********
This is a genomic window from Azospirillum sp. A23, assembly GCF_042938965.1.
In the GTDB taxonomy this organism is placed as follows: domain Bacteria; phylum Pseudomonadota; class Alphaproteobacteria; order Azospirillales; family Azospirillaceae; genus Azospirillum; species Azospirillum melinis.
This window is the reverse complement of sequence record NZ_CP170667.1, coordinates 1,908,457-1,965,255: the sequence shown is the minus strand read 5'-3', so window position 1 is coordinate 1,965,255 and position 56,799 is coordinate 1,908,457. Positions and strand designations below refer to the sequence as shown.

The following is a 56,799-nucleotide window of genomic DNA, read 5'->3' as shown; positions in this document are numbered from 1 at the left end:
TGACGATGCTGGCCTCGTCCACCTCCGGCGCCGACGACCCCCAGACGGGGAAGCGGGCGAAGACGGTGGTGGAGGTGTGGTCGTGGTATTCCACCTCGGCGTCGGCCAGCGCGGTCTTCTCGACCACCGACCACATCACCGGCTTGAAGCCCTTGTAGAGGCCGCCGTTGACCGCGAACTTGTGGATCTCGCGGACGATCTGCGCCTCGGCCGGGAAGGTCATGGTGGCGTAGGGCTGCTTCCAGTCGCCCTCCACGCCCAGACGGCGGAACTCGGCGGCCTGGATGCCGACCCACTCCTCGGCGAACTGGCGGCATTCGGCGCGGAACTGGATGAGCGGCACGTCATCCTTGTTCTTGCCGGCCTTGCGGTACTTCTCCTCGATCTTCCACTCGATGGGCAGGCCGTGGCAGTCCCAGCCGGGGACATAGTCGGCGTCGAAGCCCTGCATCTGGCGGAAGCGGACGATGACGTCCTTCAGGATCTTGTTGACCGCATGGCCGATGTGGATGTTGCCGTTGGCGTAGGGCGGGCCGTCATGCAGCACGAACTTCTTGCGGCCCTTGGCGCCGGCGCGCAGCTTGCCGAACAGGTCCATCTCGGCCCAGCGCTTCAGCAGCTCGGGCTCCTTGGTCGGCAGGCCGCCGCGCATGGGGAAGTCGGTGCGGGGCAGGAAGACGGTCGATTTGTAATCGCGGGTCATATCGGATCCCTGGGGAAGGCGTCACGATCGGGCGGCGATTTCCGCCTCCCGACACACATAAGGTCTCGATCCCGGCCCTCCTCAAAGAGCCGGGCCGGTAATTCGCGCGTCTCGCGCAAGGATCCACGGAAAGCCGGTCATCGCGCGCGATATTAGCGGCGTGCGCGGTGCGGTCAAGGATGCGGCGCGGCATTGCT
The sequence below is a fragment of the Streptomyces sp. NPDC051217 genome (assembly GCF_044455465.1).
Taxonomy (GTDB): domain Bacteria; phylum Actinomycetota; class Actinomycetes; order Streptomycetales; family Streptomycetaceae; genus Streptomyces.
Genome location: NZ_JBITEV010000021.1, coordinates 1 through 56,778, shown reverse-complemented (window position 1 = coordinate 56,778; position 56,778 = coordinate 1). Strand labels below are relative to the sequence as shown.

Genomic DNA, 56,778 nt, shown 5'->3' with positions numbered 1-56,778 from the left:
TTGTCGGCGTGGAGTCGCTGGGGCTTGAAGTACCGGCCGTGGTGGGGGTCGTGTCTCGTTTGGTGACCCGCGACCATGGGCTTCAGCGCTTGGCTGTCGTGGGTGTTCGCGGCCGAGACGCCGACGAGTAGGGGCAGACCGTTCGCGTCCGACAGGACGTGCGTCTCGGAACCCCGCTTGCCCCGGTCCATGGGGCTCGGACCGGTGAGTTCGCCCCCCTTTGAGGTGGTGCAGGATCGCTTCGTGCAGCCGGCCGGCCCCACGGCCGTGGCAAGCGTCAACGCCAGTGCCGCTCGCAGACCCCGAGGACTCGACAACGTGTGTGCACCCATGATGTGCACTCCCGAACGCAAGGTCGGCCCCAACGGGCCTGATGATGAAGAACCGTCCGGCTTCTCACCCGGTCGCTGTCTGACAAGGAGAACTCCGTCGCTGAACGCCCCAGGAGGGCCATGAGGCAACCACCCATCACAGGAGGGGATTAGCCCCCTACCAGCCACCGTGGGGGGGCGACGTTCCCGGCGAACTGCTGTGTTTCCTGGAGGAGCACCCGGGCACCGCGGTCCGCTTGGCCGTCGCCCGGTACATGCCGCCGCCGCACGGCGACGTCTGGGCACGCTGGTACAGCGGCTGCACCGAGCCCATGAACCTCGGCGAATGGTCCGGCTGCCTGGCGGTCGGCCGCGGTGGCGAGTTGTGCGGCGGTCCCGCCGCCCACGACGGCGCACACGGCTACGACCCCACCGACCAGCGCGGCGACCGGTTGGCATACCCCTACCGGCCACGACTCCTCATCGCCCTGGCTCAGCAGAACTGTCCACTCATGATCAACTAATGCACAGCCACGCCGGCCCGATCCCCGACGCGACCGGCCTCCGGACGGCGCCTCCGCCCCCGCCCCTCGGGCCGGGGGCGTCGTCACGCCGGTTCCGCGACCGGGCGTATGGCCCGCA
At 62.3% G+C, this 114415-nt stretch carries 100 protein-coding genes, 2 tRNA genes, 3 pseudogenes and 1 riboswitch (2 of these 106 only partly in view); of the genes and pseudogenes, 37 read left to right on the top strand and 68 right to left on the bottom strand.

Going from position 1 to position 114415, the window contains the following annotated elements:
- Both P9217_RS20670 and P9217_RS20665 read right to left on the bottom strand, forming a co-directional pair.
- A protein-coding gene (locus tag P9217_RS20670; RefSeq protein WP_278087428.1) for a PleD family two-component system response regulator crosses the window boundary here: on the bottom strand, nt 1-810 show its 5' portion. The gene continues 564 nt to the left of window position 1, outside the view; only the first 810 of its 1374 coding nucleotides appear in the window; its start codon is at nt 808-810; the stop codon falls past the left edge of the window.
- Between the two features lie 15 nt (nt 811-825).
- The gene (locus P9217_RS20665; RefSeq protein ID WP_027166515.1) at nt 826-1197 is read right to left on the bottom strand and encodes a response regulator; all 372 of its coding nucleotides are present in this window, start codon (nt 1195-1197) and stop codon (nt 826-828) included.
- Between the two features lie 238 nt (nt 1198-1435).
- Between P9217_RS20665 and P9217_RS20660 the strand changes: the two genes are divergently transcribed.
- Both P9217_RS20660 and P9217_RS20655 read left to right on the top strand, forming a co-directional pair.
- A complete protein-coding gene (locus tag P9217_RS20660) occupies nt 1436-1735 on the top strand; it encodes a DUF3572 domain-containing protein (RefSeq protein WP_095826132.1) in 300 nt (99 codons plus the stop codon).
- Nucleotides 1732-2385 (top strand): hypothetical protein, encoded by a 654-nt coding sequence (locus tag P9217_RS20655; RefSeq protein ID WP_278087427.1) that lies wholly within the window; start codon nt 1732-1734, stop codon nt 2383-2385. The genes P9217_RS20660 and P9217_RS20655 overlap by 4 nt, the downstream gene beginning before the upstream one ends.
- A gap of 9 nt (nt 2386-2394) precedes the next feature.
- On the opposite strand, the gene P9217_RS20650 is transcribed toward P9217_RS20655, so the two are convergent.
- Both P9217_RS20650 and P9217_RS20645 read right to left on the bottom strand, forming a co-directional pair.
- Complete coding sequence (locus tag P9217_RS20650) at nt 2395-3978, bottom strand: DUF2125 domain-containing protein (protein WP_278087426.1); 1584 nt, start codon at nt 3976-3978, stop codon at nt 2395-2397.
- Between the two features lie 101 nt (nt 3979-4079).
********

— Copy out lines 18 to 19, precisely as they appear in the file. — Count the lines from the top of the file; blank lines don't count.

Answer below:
- Between P9217_RS20665 and P9217_RS20660 the strand changes: the two genes are divergently transcribed.
- Both P9217_RS20660 and P9217_RS20655 read left to right on the top strand, forming a co-directional pair.